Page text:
Pretty print json in python

For python2

I wanted to show what variables are in use in a function, and I wanted to see it in a nicer format than a really long, single line.

import inspect, json
def function():
print json.dumps(locals(),indent=3,separators=(',',': '))

Bonus

To view what parameters were passed in to a function, add these.

def caller_args():
   frame = inspect.currentframe()
   outer_frames = inspect.getouterframes(frame)
   caller_frame = outer_frames[1][0]
   return inspect.getargvalues(caller_frame)

def function():
print caller_args()

References

  1. https://stackoverflow.com/questions/29935276/inspect-getargvalues-throws-exception-attributeerror-tuple-object-has-no-a#29935277
  2. compact encoding https://docs.python.org/2/library/json.html

					

Get Windows license key from your hardware in Linux

If you are running on hardware that originally came with a licensed Microsoft Windows operating system, you should check to see if you can get the license key from your hardware.

sudo hexdump -s 56 -e '"MSDM key: " /29 "%s\n"' /sys/firmware/acpi/tables/MSDM
MSDM key: 12345-09876-ABCDE-FGHIJ-ZYXWV (obscured, of course)

Or another way:

sudo cat /sys/firmware/acpi/tables/MSDM | strings

I never came across this tidbit until today! Apparently it is well-known throughout the Internet.

References

Weblinks

  1. Found it first at https://solus-project.com/forums/viewtopic.php?f=11&t=8663
  2. Strings method https://superuser.com/questions/637971/how-do-i-get-out-my-embedded-windows-8-key-from-a-linux-environment#638033

Find running X sessions

tl;dr

{ ps -eo pid,command | awk '/-session/ {print $1}' | while read thispid; do cat /proc/${thispid}/environ | tr '\0' '\n' | grep "DISPLAY" | sed -e "s/^/${thispid} $( stat -c '%U' /proc/${thispid}/comm ) $( basename $( readlink -f /proc/${thispid}/exe ) ) /;"; done; } 2>/dev/null | grep -iE "xfce|cinnamon"

Explanation

I was working on a shell script that affects the running desktop environments. In order to find the running processes, owners, executable, and display session, I whipped up this one-liner.

Obviously here, I limit my searches to specific types of desktop environments. I was getting a dbus-daemon and at-spi2-registryd which I neither understand nor care about, so I added the regular expression search at the end. Feel free to modify for your own use.

Example output:

$ { ps -eo pid,command | awk '/-session/ {print $1}' | while read thispid; do cat /proc/${thispid}/environ | tr '\0' '\n' | grep "DISPLAY" | sed -e "s/^/${thispid} $( stat -c '%U' /proc/${thispid}/comm ) $( basename $( readlink -f /proc/${thispid}/exe ) ) /;"; done; } 2>/dev/null | grep -iE "xfce|cinnamon"
1791 bgstack15-local xfce4-session DISPLAY=:0

Shell one-liners for manipulating symlinks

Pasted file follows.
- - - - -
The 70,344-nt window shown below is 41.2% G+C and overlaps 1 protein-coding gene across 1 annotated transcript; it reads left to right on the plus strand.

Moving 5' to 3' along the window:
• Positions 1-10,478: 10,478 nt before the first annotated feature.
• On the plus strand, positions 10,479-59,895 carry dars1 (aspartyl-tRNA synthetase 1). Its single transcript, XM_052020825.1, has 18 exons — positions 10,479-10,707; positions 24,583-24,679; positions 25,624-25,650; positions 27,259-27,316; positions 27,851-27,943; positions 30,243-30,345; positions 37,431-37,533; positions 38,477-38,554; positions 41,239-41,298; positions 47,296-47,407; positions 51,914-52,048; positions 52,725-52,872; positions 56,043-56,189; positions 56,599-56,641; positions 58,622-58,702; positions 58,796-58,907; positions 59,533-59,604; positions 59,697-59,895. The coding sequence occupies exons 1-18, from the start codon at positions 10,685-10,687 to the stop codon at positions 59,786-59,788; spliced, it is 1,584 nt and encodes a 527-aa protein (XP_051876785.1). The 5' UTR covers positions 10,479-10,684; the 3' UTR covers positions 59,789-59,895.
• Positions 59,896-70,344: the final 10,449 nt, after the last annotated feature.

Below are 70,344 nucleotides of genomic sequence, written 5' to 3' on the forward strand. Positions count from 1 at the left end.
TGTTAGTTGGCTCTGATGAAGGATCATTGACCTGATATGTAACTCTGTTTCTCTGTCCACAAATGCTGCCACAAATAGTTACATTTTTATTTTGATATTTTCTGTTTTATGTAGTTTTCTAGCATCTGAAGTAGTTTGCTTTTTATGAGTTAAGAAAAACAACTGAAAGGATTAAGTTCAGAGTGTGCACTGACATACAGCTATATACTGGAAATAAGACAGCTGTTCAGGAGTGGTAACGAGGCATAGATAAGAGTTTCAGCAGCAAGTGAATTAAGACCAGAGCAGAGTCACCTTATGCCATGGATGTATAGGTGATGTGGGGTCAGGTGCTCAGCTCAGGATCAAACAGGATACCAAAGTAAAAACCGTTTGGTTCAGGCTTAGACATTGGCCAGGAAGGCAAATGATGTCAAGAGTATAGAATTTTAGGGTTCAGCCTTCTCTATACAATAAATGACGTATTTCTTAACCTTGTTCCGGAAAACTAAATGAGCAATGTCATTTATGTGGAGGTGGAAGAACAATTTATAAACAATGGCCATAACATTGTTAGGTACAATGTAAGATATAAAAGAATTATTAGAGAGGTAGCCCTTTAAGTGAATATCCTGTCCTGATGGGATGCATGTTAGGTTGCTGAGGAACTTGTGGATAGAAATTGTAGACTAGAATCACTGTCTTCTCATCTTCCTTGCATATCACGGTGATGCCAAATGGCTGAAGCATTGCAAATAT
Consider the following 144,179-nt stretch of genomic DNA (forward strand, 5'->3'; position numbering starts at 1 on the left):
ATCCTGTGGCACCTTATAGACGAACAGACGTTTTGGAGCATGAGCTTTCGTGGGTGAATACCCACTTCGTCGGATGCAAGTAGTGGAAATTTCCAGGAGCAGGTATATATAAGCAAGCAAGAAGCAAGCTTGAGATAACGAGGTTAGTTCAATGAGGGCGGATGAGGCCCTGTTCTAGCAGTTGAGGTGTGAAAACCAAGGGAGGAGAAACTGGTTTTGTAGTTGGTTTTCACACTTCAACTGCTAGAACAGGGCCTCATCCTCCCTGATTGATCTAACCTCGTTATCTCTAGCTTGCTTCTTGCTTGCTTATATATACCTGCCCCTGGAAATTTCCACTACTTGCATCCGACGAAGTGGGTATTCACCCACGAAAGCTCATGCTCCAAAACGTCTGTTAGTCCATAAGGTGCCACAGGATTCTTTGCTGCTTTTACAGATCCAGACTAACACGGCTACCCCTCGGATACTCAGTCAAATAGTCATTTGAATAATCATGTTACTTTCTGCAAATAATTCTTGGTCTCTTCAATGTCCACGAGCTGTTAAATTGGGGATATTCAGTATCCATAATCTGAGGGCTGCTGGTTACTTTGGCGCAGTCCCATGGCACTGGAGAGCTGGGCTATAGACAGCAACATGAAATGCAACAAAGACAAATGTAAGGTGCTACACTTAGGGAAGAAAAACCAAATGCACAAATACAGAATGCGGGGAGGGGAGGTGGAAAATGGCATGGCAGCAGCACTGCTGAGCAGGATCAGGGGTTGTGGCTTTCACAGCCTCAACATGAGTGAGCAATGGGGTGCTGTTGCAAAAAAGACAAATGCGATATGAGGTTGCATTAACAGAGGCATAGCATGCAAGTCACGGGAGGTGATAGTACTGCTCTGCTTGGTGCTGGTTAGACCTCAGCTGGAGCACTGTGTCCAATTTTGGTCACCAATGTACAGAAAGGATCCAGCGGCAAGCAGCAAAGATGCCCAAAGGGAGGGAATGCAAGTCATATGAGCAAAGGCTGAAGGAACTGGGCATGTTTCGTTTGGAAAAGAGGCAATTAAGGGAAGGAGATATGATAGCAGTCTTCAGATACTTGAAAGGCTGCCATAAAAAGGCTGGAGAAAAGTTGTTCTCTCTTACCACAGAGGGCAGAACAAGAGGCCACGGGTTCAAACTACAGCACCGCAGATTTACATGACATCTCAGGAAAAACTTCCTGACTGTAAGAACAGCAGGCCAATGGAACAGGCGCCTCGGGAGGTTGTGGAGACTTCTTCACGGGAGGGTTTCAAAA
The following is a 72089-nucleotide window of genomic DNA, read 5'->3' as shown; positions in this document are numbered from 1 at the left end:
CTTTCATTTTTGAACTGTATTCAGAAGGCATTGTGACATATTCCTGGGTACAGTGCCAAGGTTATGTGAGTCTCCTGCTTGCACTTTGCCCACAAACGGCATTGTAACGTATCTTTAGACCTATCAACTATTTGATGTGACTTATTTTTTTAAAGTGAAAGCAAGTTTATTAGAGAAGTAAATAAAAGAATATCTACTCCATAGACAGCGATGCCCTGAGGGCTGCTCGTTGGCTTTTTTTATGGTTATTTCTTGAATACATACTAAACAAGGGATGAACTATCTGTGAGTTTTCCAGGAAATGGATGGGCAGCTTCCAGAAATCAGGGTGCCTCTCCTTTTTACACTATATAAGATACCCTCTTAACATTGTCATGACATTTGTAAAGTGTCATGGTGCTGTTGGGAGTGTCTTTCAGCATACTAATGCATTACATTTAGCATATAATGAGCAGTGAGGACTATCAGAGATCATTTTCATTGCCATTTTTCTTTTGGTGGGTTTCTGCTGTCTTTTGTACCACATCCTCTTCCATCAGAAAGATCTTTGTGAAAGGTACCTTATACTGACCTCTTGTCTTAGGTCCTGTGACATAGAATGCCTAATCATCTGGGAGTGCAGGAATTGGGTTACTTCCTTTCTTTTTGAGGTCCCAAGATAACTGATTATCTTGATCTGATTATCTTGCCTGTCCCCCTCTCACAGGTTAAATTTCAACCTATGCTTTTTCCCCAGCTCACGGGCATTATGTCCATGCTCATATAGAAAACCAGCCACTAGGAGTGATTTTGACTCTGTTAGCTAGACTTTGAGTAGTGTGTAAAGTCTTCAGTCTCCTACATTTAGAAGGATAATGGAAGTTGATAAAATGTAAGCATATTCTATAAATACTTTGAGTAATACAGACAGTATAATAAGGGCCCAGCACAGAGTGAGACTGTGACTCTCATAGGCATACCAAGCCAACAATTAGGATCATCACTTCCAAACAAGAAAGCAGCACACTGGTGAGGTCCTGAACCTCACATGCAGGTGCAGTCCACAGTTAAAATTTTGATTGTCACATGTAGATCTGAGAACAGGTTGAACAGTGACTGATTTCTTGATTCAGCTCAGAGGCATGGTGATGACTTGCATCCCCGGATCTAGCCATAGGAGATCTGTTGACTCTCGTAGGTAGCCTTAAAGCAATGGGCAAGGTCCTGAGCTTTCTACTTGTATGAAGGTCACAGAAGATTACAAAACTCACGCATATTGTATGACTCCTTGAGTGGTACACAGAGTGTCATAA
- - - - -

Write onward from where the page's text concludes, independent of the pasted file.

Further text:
Showing symlink targets

I was trying to clean up a directory filled with files and symlinks. Many of the symlinks’ targets did not exist anymore (old package versions). I wrote a few one-liners to help me examine and clean up the directory.

Here’s the first one-liner.

find . -type l -print0 | sed -e 's/\.\///g;' | xargs -0 -n1 | while read line; do canon=$( readlink -f "${line}" 2>/dev/null ); test -e "${canon}" && echo "${line} is $( /bin/ls -d --color=always "${canon}" )" || echo "INVALID ${line}"; done

In expanded form:
find . -type l -print0 | \
sed -e 's/\.\///g;' | \
xargs -0 -n1 | \
while read line; do \
canon=$( readlink -f "${line}" 2>/dev/null );
test -e "${canon}" && echo "${line} is $( /bin/ls -d --color=always "${canon}" )" || echo "INVALID ${line}";
done

The find command lists symlinks in the current directory, with special null characters as the separators. This will allow correct operation with spaces in filenames. You don’t normally encounter this in GNU/Linux, but you never know!

The sed removes the dot slash ./ from the beginning of filenames. I just don’t like seeing that. If I had selected find * earlier, I wouldn’t need the sed command, but I would miss any files whose names begin with dot (e.g., .gitignore) and I would still find file . which I would have to exclude somehow anyway (well, not here because I’m searching for symlinks, but I personally never try to run find * no matter what).

xargs -0 -n1 now removes the null character separators, and feeds each individual entry one at a time to the next command.

While: So for each entry, read the symlink. If the target is a file, display it in whatever color ls would show it (without entering directories), because colors are pretty! Otherwise, print the line with “INVALID” in front of it.

Cleaning up the invalid symlinks

find . -type l -print0 | sed -e 's/\.\///g;' | xargs -0 -n1 | while read line; do canon=$( readlink -f "${line}" 2>/dev/null ); test -e "${canon}" && true || { echo /bin/rm "./${line}"; }; done
Replace the echo commands with true for the affirmative and the echo /bin/rm command.
To actually effect the change, remove the echo in front of /bin/rm.